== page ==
by Rick Winterson


South Boston Online found out about the opening of the Reebok Store – Reebok’s Flagship Retail Facility and its Signature Headquarters Store – at midday on Monday, October 23.  The Store is located at Reebok’s new global headquarters, 25 Drydock Avenue, on the ground floor of the Innovation and Design Building in South Boston.

The opening was a sight to see – awesome crowds beyond count, and music spun by a Kiss 108 FM DJ, who seemed to be having more fun than anyone else.  Refreshments were courtesy of Loco’s on West Broadway.  Sneakers are obviously athletic shoes more than anything else – check their categories like “training”, “running”, and “classic”.  So, the guests of honor were the Patriots’ Brandin Cooks and Olympic gymnast (and team Captain) Rose “Aly” Raisman from Needham.  Reebok President Matt O’Toole and US Retail VP Paul Froio enthusiastically took part in the Store’s opening as well.

One of the most interesting and unique features of the Flagship Reebok Boston Store in South Boston is what’s called the “YourReebok Customization Shop”.  Turn right as you enter the main door on the promenade at 25 Drydock, and look for this workshop.  You’ll have entered the only Reebok store anywhere that offers customized versions of their footwear and apparel, which you can design and specify yourself, and which can often be ready for you in a matter of minutes.

Going into the shop led this writer to an unusual (and heartwarming) story.  I asked one of the craftsmen named Lou, who was working at the fabrication table, if I should call him a “cobbler” in my article.  He replied, “That’s a very good question.”  After thinking for a bit, Lou said, “How about calling us shoemakers?”  I then said, “Let’s make that ‘custom shoemakers’.”  He agreed.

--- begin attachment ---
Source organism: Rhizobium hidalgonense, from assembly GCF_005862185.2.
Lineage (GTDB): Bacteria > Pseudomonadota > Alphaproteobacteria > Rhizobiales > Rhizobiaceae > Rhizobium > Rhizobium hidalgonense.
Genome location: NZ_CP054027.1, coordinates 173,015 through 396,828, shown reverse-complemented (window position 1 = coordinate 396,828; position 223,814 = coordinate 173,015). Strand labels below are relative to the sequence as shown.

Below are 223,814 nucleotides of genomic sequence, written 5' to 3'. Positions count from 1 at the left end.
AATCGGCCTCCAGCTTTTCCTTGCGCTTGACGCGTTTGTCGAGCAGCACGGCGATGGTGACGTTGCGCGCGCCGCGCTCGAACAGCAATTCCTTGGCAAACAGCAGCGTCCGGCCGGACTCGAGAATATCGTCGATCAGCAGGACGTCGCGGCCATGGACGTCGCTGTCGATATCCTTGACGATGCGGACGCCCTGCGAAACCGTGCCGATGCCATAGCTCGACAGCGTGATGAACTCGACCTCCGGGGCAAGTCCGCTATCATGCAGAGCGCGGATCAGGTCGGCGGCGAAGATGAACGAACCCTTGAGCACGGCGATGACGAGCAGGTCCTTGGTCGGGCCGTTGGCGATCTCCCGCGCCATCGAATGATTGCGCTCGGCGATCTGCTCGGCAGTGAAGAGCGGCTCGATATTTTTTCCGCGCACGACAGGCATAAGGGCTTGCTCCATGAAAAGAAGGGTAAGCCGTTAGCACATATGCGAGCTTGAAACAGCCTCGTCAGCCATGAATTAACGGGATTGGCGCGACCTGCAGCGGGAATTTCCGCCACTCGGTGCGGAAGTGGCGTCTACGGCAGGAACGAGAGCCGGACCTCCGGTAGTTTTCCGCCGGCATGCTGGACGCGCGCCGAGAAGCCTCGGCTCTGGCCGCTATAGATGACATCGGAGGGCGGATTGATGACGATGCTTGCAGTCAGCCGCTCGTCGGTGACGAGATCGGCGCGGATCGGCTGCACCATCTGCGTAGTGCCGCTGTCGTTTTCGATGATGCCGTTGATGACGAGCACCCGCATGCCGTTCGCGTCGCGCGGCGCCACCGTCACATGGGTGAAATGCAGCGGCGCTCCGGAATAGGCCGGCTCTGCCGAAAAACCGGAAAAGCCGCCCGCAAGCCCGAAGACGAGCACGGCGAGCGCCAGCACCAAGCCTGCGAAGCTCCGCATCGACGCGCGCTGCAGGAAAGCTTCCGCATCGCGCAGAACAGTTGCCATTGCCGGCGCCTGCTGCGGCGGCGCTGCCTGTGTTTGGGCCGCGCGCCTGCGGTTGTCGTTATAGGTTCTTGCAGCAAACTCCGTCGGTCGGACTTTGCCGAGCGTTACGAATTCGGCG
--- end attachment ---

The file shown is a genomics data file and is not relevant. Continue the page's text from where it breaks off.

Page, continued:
Lou then introduced me to a man named Ardris, who was working at a shoemaker’s last.  It turns out that Ardris is an immigrant, originally from Syria.  He had put six of his family through school, even though he himself never even learned to read.  When the revolution broke out in Syria, Ardris emigrated to Turkey, but that country has become very harsh on immigrants.  Early this year, Ardris was allowed to immigrate here.  Reebok, to their credit. hired him, even though Ardris did not know a word of English.  But he can make shoes.  Ardris is a cheerful, hard-working man, who is grateful to be here.

In the middle of Reebok’s marvelous opening celebration last Monday, I quietly thought to myself, “Only in America.”